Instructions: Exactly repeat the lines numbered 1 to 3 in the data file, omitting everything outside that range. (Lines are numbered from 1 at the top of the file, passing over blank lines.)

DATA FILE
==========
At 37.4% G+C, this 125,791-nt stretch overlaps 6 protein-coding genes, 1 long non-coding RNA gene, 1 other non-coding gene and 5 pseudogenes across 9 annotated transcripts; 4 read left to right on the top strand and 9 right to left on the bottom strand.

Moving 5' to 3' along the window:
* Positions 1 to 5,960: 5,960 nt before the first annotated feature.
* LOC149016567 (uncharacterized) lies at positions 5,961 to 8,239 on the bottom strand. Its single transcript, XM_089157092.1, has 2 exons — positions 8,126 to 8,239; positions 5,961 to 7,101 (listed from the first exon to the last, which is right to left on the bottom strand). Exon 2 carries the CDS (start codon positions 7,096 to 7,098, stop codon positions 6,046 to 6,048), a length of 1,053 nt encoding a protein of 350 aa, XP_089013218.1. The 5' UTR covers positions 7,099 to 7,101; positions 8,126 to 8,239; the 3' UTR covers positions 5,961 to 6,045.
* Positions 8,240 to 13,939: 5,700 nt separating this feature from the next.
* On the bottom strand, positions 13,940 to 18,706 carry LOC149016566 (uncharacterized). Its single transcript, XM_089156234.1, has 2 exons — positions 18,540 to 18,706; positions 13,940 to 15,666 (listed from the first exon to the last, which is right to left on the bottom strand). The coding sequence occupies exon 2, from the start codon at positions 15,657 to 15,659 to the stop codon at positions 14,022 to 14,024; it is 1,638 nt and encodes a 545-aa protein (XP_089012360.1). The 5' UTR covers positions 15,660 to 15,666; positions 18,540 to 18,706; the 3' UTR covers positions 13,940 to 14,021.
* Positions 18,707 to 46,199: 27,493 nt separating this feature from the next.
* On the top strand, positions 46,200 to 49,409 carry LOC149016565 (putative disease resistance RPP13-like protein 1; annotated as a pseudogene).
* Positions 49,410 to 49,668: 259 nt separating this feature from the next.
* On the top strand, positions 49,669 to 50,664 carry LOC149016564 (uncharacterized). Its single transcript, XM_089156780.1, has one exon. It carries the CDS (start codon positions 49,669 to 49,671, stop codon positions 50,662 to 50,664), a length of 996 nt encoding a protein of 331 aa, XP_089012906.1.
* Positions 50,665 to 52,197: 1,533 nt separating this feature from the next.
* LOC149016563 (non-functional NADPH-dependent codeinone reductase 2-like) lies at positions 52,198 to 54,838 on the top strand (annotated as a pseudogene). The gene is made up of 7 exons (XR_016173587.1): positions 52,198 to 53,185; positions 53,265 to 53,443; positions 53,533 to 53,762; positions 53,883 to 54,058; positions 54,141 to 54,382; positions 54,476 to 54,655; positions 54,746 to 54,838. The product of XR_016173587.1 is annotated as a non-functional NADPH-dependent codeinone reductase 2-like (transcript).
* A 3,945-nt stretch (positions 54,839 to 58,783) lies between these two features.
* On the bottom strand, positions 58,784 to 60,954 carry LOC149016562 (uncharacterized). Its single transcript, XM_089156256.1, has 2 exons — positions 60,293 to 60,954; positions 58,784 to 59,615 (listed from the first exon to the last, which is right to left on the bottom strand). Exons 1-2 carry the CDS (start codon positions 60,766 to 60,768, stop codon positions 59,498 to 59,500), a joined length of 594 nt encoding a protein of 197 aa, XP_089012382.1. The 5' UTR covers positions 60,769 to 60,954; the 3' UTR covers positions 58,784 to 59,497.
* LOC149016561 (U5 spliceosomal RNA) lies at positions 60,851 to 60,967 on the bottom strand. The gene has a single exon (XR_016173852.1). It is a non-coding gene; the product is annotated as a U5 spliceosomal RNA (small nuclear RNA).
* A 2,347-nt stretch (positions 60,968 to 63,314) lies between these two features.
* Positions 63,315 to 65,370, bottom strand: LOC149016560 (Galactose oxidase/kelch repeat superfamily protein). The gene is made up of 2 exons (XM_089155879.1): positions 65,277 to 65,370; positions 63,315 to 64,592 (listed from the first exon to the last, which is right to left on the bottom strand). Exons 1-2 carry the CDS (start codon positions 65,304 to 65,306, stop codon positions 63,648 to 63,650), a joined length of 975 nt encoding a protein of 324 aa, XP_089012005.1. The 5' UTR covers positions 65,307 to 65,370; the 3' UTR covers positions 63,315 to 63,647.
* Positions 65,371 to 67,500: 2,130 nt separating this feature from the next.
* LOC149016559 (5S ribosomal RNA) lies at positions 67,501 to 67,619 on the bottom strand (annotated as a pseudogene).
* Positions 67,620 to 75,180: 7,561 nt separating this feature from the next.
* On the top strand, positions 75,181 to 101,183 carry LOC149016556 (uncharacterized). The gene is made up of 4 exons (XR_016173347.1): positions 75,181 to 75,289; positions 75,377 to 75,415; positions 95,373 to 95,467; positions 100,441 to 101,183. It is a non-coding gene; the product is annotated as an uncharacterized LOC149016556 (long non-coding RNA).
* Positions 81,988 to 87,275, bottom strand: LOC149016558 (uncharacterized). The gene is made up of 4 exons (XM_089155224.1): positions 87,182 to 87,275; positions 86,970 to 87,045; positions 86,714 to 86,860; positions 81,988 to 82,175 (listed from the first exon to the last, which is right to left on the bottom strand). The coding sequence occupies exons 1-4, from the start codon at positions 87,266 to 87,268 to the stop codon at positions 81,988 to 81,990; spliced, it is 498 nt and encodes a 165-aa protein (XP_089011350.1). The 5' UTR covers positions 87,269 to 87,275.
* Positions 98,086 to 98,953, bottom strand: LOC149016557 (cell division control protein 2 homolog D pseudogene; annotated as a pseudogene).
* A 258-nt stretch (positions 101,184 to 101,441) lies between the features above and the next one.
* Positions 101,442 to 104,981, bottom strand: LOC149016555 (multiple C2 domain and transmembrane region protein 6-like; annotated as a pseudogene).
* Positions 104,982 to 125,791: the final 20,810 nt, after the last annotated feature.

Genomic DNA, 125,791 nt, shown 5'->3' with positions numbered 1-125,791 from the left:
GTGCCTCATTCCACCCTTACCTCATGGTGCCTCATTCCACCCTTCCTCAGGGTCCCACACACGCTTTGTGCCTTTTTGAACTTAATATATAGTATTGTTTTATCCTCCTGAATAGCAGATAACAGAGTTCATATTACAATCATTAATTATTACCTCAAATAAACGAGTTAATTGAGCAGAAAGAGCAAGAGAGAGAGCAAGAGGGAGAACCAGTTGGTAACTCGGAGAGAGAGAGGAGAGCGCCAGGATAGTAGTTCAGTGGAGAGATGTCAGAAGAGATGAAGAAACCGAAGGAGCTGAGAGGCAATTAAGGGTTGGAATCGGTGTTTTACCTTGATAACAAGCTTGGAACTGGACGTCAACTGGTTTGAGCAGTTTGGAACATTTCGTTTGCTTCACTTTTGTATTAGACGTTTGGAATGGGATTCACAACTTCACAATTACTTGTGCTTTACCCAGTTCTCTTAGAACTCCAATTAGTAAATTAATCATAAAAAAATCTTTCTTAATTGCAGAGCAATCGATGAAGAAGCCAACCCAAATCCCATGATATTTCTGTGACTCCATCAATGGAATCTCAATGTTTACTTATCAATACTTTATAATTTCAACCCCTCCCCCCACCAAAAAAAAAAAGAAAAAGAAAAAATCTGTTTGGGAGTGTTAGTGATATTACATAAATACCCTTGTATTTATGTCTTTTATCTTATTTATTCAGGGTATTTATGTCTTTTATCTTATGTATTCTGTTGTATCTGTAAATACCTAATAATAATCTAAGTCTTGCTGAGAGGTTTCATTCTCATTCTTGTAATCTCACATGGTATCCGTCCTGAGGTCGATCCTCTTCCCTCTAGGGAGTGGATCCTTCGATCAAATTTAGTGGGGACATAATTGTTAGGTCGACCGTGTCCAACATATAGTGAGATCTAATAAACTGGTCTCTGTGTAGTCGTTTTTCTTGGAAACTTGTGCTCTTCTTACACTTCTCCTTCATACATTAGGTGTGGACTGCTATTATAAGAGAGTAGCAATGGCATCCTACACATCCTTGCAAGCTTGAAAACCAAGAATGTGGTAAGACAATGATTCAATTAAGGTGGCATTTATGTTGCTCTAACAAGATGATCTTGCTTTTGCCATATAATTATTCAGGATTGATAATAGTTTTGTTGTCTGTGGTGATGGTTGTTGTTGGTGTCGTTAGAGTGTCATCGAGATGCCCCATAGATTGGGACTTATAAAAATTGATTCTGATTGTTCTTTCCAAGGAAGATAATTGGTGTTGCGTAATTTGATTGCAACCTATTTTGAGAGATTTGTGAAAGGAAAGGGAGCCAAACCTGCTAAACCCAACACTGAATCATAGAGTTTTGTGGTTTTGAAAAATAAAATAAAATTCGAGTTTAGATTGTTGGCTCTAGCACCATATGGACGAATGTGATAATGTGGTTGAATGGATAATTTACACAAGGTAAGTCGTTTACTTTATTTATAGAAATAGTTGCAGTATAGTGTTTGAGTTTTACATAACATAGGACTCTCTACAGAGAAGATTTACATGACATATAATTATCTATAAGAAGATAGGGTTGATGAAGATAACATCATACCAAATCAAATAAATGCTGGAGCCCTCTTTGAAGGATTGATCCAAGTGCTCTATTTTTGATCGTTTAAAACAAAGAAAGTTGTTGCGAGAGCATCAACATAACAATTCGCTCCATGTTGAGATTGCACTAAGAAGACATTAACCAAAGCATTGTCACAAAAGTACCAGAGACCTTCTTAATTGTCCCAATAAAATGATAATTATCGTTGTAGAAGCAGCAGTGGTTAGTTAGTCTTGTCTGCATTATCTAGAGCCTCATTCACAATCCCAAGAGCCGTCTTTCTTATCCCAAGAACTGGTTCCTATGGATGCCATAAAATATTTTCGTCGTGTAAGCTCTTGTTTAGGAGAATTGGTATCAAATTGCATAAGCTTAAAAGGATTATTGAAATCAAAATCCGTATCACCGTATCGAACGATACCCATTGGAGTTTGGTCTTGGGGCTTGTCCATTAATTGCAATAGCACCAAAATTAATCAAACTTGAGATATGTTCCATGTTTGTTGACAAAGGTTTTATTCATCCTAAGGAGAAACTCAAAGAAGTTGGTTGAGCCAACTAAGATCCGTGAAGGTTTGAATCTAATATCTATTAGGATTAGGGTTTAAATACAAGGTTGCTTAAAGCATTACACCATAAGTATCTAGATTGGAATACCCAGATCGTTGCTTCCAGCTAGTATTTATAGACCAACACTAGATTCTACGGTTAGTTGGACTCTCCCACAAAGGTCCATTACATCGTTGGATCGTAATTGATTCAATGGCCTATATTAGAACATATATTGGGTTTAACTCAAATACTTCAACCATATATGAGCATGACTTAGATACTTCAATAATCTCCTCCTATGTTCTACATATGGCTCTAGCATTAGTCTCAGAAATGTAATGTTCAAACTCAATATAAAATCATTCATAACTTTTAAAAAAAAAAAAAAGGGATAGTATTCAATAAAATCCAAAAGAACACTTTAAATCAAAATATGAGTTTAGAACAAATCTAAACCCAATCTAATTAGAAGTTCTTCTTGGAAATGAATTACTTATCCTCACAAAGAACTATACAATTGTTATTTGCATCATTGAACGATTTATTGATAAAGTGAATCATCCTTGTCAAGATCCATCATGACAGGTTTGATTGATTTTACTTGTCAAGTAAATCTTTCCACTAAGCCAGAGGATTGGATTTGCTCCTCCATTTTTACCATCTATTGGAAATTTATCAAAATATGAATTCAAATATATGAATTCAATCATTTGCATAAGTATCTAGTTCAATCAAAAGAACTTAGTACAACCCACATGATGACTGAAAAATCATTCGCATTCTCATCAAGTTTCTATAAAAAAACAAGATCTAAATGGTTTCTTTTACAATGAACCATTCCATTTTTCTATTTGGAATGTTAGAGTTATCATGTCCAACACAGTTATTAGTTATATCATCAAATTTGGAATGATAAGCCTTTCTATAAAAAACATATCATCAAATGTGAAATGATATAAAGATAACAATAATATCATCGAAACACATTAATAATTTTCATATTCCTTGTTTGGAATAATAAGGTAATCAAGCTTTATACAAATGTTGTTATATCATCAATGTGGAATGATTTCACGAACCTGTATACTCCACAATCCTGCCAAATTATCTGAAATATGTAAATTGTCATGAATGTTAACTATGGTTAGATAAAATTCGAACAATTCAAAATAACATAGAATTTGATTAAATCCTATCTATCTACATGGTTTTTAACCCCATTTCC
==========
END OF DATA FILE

At 37.4% G+C, this 125,791-nt stretch overlaps 6 protein-coding genes, 1 long non-coding RNA gene, 1 other non-coding gene and 5 pseudogenes across 9 annotated transcripts; 4 read left to right on the top strand and 9 right to left on the bottom strand.

Moving 5' to 3' along the window:
* Positions 1 to 5,960: 5,960 nt before the first annotated feature.